Unintentionally Blank
07-08-2008, 06:45 PM
Trees or kittens? You have to be clear about these things.

(google bonsai kittens. I am NOT. Providing. a. linky.

Acid Lamp
07-08-2008, 06:54 PM
I've cultivated the little buggers for about 8 years now. I don't know your location, but I'll give you a few good iron-clad tips that will help ANY novice along. I learned all these the hard way.

1. If thou thinkest that pot is deep enough, Thou art wrong.
Always.
I mean it.

Get a deeper pot that you feel that you will need, and fill it up with good, proper soil for your first styling and root prune. This will help with the water retention and give your plant a chance if you forget your watering regimen.

2. Thou shalt Water twice a day unless it rains.

Outside of the winter, your plant will want water, and dry roots are the surest way to terminate a promising plant. If you can't be arsed to do this invest in a watering system and timer. Sure it costs a few dollars but you'll never lose a plant due to absent-mindedness, busy evenings, or any other of life's little problems.

3. Osmocote is as a god unto you.

It is the time release fertilizer choice of pros, and it is your choice too. Thou shalt buy it, use and love it. Don't skimp, it's not that expensive.

4. Thou shalt hold off pruning until the proper season.

Other than a little snip and a hair cut here and there, prune when you ought to, doing otherwise seriously stresses your plants.

5. If thou makes thy home in a hot climate, thou shall return that juniper and pick something more appropriate to thine climate.

Start with local plants, natives if you can. ANYTHING that grows a woody stem can be a bonsai. Weeds, shrubs, trees, herbs, etc. Try out cheap stuff.

BarnOwl
07-08-2008, 07:23 PM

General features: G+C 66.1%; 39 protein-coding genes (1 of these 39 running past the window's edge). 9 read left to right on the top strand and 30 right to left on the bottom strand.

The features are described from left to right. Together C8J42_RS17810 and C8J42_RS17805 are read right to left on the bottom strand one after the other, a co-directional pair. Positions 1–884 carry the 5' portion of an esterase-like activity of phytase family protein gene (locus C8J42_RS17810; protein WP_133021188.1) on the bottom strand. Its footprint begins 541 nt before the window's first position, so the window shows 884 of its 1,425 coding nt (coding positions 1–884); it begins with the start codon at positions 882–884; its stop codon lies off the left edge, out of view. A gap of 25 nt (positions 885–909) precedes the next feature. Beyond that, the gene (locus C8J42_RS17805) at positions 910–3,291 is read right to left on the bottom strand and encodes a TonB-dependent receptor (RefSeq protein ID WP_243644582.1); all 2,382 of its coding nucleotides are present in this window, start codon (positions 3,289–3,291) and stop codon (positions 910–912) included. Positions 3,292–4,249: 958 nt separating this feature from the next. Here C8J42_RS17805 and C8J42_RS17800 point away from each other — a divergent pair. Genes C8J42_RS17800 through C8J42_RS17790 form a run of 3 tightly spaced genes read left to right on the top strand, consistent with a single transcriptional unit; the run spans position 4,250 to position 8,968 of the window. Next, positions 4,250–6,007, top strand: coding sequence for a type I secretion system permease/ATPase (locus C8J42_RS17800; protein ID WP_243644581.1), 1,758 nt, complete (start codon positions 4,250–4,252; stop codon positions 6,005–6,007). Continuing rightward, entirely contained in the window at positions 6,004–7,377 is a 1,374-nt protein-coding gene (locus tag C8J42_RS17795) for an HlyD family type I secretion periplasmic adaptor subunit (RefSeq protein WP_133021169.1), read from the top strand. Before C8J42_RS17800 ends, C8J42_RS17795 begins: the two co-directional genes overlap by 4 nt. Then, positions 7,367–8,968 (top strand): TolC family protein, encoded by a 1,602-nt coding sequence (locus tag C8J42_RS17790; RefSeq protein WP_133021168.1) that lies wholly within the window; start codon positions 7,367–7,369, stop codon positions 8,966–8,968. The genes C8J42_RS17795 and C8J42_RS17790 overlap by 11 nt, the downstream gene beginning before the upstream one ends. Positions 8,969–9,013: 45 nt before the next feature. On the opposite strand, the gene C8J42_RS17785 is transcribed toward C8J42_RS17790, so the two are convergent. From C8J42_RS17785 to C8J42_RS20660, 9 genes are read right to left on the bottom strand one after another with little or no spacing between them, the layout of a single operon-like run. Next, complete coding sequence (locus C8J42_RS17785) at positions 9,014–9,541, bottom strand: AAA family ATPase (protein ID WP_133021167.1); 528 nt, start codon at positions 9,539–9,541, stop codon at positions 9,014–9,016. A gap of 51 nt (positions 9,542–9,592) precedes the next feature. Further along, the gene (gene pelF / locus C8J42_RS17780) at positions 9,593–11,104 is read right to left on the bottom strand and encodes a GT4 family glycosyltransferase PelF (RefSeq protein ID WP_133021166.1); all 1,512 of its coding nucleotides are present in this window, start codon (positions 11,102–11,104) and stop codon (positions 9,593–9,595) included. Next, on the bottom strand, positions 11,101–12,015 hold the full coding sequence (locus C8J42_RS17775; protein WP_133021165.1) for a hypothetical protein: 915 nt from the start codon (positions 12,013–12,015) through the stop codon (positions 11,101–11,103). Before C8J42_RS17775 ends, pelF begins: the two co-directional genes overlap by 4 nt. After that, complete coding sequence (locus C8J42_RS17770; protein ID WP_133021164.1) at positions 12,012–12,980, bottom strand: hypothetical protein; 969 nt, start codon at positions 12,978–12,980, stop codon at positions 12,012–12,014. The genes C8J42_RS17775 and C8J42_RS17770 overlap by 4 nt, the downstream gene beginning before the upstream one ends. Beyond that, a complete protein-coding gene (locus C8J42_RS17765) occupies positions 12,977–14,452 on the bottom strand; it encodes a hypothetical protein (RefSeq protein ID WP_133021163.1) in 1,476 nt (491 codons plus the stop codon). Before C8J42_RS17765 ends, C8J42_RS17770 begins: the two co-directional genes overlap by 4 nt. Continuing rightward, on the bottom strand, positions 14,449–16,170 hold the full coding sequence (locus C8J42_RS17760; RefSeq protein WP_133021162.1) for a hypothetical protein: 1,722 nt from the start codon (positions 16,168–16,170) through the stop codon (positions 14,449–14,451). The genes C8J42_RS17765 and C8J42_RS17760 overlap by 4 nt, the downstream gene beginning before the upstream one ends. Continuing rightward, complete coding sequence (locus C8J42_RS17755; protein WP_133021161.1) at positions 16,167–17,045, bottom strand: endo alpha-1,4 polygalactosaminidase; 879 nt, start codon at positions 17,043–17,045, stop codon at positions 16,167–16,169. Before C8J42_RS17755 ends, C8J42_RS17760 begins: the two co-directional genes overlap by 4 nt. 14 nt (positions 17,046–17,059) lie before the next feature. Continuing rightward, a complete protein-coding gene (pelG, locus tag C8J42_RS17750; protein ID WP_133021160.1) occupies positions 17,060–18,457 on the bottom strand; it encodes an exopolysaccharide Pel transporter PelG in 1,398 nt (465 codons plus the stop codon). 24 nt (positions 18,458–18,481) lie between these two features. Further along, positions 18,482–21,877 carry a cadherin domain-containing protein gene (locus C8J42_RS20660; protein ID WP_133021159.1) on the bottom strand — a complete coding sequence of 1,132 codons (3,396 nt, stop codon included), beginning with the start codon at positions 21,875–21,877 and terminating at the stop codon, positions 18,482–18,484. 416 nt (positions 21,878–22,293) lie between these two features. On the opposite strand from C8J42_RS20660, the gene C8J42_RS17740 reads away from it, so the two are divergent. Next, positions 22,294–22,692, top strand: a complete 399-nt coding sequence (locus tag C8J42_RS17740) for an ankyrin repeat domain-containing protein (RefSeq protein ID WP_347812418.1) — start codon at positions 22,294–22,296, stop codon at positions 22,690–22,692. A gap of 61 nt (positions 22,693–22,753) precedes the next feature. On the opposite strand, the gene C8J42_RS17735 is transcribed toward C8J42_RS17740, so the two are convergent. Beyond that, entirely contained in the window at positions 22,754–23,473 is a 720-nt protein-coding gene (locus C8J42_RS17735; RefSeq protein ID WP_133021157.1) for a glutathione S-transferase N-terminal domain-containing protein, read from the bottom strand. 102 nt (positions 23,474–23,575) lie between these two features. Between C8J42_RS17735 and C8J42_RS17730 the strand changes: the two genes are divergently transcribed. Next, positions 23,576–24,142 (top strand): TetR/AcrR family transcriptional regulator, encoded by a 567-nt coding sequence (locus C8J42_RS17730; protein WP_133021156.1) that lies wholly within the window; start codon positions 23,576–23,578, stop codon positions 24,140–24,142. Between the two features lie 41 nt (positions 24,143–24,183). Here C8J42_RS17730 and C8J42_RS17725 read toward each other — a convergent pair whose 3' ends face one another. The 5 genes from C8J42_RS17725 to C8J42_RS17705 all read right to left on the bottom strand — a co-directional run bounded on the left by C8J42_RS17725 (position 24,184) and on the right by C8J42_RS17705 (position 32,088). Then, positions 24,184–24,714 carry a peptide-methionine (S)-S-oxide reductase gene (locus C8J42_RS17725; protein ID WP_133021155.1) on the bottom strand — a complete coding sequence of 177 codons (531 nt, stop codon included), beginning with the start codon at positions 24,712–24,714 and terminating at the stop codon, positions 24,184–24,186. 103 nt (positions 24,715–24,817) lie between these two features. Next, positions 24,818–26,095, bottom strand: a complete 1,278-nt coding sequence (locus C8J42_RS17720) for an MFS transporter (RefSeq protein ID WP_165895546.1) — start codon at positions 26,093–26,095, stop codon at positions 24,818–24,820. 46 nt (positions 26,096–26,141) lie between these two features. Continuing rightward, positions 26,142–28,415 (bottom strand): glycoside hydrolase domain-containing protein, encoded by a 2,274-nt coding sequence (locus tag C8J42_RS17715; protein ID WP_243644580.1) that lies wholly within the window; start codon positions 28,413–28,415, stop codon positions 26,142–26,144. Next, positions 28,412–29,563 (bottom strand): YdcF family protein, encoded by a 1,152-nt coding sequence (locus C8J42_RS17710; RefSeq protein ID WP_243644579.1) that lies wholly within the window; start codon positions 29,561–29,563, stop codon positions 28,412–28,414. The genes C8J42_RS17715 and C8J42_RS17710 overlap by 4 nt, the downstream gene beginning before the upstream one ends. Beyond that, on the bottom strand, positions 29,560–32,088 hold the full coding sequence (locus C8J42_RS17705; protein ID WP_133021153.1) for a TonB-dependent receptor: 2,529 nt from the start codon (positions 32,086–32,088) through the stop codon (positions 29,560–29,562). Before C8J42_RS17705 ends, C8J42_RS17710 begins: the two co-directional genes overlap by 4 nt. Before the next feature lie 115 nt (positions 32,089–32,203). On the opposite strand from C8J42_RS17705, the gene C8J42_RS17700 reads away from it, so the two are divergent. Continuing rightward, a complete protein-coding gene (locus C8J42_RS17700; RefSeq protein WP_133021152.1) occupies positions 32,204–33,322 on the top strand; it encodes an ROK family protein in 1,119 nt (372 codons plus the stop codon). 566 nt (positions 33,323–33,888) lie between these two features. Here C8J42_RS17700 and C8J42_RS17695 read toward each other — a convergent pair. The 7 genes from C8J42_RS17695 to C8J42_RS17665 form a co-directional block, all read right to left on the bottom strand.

I accept all 5 of your Commandments, Acid Lamp, and will live by them.

I live in Connecticut, so I think Juniper is compatible. Right?

And your idea of using cheap local stuff for rookies like me is excellent.

Thank you!

Acid Lamp
07-08-2008, 08:00 PM
You will have little trouble with your evergreens way up there! :) For you, I'd recommend any native evergreen, as well as hardier local maples, ( no Japanese just yet) junipers will do nicely, you might even want to try a crab-apple too.

Since you are so northerly, remember that your plants will all want that long winter dormancy, and that bonsai is going to be an outdoor hobby. Enjoy your plants in winter, they look ethereal and otherworldly covered by the snow.

If I remember correctly, Connecticut has some mountainous regions that you may want to peruse for good wild collected specimens. Most of those unreal plants in that book started out as collected. Other good sources include calling around to local landscapers and offering a small "finder's fee" for every call they give you to collect someone's old yard plants. I've gotten some of the best material that way. Get buddy-buddy with a local nursery, preferably not a commercial chain if you can help it. They almost always are willing to put aside interesting plants for you if you agree to come in at least once a month and pick through them.